Monday, March 12, 2007

short story no 1 in the style of wittgenstein's mistress

I remember I put that bag of healthy choice popcorn in the microwave. I had just cleaned off all the tomato sauce that had exploded on to all the sides of it, and you had just confessed to me that you had taken a picture of it while I had been away. It made me feel embarrassed for some reason, but I never told you.

I remember once as a kid I had a friend over at my house, and she cleaned up our microwave when she saw how dirty it was. That made me feel ill at ease too. Like old people must feel when they realize that they fail to do their dishes properly anymore, and their guests rinse their drinking glasses to get the greasiness off them before using them. It is amazing how much you can feel and think within such a short period of time. As I think of it now, I realize that it was only briefly that I felt and thought all of this.

I have this image of my grandmother’s face when it dawned on her that there was butter in our jar with raspberry jelly. I guess she had used the same knife to put butter and jelly on her toast. “Did I make a mess?” she asked my dad, when she could see he was trying to get some jelly without butter in it. Later, when he and I were grocery shopping, and he got a new jelly, he said to me that it was strange how he couldn’t eat the old one, even though it was just his own mother who had got the butter in there. I said to him that I thought it was more about the fact that he so dislikes butter. “I would never eat jelly with butter on toast either” I said.

I saw a documentary about Derrida where they film him as he is sitting at the breakfast table putting first butter and then honey on a piece of toast. He uses the same knife too, for both spreads, and even though the images are sort of gritty, you can tell that there are little crumbles of toast in the butter. He doesn’t seem to mind though. He just spreads it real meticulously on his toast, until the butter and the honey is all blended. I don’t think Marguerite minds either. That’s the name of his wife. Now that Derrida is dead, maybe she even misses finding little crumbs of toast in the butter. He died of aggressive pancreatic cancer at age 74. Deleuze committed suicide at age 70 by throwing himself out of the window, but apparently he had really serious lung cancer, and couldn’t speak any longer. Lyotard died of cancer too I think, at age 74. As did Paul de Man but at a younger age I think. Not that I ever read any of his stuff though. I just know all this from Wikipedia.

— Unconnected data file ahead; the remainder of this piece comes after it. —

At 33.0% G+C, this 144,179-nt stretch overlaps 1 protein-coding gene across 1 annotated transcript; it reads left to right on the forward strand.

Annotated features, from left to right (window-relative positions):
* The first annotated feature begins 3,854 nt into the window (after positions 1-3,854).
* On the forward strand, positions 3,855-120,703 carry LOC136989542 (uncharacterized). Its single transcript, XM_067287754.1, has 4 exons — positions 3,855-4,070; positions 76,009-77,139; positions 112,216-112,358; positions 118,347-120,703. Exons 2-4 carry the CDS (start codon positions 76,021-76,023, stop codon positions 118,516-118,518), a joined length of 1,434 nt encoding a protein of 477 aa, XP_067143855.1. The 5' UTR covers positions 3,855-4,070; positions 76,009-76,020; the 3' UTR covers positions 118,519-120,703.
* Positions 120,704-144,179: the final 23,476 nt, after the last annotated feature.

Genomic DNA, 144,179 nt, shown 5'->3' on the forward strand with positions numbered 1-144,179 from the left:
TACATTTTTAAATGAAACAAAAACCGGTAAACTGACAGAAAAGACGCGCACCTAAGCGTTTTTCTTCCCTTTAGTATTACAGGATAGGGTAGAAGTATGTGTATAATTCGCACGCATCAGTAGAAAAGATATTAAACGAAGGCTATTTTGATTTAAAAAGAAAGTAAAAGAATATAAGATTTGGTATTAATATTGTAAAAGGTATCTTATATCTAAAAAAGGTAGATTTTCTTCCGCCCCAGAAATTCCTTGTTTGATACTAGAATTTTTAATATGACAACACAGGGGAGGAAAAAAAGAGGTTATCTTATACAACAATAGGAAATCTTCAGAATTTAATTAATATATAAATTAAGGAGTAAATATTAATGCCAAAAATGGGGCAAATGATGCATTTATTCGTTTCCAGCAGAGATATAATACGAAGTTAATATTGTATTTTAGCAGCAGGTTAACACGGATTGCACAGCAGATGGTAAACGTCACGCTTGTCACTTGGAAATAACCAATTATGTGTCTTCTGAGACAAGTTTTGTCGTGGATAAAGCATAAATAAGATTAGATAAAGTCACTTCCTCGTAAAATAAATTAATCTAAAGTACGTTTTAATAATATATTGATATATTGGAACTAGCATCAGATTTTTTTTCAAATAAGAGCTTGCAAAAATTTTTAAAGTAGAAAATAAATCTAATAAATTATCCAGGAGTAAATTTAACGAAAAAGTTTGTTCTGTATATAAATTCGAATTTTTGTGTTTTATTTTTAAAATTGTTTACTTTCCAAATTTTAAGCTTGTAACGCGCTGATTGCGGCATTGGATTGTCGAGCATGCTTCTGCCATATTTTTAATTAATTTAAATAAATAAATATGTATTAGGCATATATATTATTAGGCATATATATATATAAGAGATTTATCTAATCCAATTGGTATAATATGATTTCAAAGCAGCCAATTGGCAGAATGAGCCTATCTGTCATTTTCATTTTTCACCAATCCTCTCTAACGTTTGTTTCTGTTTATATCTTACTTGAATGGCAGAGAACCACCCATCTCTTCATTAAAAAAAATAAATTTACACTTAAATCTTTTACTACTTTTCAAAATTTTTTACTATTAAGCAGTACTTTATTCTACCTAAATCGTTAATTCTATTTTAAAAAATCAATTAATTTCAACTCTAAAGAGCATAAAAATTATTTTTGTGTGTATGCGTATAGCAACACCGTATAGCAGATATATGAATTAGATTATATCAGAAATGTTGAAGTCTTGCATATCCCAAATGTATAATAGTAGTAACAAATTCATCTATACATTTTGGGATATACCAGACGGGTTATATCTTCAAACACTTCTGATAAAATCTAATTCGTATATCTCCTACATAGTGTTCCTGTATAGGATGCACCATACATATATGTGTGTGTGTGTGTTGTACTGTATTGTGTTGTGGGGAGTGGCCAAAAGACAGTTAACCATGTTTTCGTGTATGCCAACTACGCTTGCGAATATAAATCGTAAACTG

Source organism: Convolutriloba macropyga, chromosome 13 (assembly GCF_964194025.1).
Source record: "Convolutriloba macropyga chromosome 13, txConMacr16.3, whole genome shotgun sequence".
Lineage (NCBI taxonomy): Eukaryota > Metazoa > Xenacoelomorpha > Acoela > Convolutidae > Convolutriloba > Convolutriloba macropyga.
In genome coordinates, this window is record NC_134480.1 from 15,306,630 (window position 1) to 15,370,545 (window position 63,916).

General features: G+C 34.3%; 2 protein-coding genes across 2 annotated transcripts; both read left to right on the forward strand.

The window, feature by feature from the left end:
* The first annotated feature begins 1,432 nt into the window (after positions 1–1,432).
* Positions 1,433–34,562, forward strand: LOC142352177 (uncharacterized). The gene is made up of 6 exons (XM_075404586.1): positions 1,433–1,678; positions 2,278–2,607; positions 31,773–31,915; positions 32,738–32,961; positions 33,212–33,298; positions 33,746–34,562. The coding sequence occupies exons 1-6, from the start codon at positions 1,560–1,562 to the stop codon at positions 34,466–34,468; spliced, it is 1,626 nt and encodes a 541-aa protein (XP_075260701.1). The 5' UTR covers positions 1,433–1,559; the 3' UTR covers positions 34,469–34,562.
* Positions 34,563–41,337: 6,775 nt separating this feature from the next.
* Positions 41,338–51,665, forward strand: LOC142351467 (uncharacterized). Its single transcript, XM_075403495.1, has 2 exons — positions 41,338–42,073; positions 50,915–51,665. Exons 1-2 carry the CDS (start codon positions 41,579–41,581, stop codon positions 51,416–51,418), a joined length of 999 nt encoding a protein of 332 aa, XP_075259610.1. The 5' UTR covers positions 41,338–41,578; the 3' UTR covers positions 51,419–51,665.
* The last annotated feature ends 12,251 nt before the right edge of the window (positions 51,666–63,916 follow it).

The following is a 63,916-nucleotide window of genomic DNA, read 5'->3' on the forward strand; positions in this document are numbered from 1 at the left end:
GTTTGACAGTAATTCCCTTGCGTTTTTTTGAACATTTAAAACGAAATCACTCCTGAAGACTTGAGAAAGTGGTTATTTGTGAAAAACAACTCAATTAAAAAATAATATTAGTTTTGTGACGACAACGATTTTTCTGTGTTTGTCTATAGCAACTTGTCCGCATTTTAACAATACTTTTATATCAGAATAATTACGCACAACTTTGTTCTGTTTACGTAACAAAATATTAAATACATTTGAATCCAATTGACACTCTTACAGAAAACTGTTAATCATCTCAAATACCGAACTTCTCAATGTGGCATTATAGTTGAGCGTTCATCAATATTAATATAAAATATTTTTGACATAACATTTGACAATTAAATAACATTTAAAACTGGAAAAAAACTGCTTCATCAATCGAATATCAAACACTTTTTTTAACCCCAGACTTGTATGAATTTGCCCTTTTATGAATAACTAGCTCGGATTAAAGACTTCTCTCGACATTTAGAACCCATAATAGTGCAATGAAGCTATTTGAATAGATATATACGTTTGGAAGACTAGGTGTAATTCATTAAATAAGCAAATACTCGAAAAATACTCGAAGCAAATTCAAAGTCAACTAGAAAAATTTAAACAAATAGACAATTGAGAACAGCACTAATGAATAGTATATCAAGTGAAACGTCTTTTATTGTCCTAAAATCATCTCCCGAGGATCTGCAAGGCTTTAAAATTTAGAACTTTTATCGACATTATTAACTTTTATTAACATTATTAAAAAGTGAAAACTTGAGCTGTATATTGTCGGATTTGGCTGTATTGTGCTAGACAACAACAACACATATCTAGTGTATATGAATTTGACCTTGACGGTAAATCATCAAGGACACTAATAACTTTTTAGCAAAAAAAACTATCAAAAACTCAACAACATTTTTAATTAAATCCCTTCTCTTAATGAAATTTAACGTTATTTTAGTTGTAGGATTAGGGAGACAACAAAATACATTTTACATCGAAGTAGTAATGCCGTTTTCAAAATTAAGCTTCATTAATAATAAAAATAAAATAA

Sara and I speculated about there being a link between deconstructivist and postructuralist thought and dying early. Although I guess 70 and 74 is kind of average. All the same we have a thesis that maybe the kind of thoughts they were thinking aren’t too good for you. Which is sort of alarming, cos I guess theirs are the kind of thoughts that I am being taught to have in University. But really, imagine if there is a link between premature death and having counterintuitive thoughts. As I was just writing this I accidentally wrote “premature thoughts”. I think this is interesting.

I remember once we met up outside the library and decided to go home to my place and have English muffins. We heated those in the microwave too. Before going to my place I stopped by the deli and bought a pack of Oreos for desert. I carried the box under my arm, and as I came out again into the street, you asked me what I had got. “Tampons”, I answered and looked away. You just went “oh” I think. After a minute I showed you that it was Oreo’s I had got, and not tampons, and you told me that I should never say such things, because even if it weren’t true, it would stick in your mind forever. I guess I got what you meant, although I said I didn’t. Or maybe I said that I didn’t care if it stuck, because I can’t really change the fact that women menstruate. But in any case it’s true, you do manage to think so much in such a brief period of time. And it just sticks.

That was kind of the same thing that happened with my old neighbor Suzy, when I found that letter outside my door in which she accused me of throwing a party until 5 am on a Wednesday and being disrespectful to my neighbors. “You should make better efforts to stay quiet after 11 pm on weeknights” it said. I remember I started crying after that, cause I hadn’t thrown a party at all. Actually I had had a cold, and had been cooed up in my apartment writing my final papers. Well, I was only working on one at a time, but still.

I wrote a note back and told her all this, and asked her to inform me if she had told other people that it was me that had thrown the party. So that I in turn could inform them that it wasn’t me. And I think that was why I started crying I think, because just like the tampons, it was already out there, and so I could never entirely take it back.

This is what Sally says to Harry in “When Harry Met Sally”, after he has said he thinks she is attractive, and Sally says its improper for him to make such a comment since he is dating her best friend Amanda. “I take it back”, he says, and Sally goes: “you can’t take it back, cos it’s already out there”.